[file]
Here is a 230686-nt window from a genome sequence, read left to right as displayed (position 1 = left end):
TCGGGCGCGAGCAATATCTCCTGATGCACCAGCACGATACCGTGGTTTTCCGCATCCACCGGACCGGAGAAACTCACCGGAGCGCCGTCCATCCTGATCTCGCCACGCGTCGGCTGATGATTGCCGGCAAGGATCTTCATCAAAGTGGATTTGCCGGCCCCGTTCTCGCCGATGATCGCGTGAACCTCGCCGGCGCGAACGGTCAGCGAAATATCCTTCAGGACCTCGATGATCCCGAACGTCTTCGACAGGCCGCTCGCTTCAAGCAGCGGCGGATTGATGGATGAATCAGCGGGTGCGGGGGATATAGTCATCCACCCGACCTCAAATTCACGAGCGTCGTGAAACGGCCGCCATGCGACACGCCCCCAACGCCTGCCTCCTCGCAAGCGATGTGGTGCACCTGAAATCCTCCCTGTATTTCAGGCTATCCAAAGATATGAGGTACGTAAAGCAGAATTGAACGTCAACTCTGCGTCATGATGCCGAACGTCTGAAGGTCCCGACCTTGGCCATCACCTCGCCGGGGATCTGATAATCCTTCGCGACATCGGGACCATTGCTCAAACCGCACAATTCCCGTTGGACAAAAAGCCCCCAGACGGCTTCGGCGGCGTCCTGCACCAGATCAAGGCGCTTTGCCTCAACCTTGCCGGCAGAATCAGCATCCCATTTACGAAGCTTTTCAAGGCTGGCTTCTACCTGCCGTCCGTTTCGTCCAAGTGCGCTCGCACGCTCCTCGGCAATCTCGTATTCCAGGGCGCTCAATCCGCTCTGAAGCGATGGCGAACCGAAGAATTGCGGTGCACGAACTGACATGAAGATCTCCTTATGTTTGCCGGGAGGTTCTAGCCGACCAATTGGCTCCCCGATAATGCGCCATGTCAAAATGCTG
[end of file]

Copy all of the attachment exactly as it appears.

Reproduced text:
Here is a 230686-nt window from a genome sequence, read left to right as displayed (position 1 = left end):
TCGGGCGCGAGCAATATCTCCTGATGCACCAGCACGATACCGTGGTTTTCCGCATCCACCGGACCGGAGAAACTCACCGGAGCGCCGTCCATCCTGATCTCGCCACGCGTCGGCTGATGATTGCCGGCAAGGATCTTCATCAAAGTGGATTTGCCGGCCCCGTTCTCGCCGATGATCGCGTGAACCTCGCCGGCGCGAACGGTCAGCGAAATATCCTTCAGGACCTCGATGATCCCGAACGTCTTCGACAGGCCGCTCGCTTCAAGCAGCGGCGGATTGATGGATGAATCAGCGGGTGCGGGGGATATAGTCATCCACCCGACCTCAAATTCACGAGCGTCGTGAAACGGCCGCCATGCGACACGCCCCCAACGCCTGCCTCCTCGCAAGCGATGTGGTGCACCTGAAATCCTCCCTGTATTTCAGGCTATCCAAAGATATGAGGTACGTAAAGCAGAATTGAACGTCAACTCTGCGTCATGATGCCGAACGTCTGAAGGTCCCGACCTTGGCCATCACCTCGCCGGGGATCTGATAATCCTTCGCGACATCGGGACCATTGCTCAAACCGCACAATTCCCGTTGGACAAAAAGCCCCCAGACGGCTTCGGCGGCGTCCTGCACCAGATCAAGGCGCTTTGCCTCAACCTTGCCGGCAGAATCAGCATCCCATTTACGAAGCTTTTCAAGGCTGGCTTCTACCTGCCGTCCGTTTCGTCCAAGTGCGCTCGCACGCTCCTCGGCAATCTCGTATTCCAGGGCGCTCAATCCGCTCTGAAGCGATGGCGAACCGAAGAATTGCGGTGCACGAACTGACATGAAGATCTCCTTATGTTTGCCGGGAGGTTCTAGCCGACCAATTGGCTCCCCGATAATGCGCCATGTCAAAATGCTG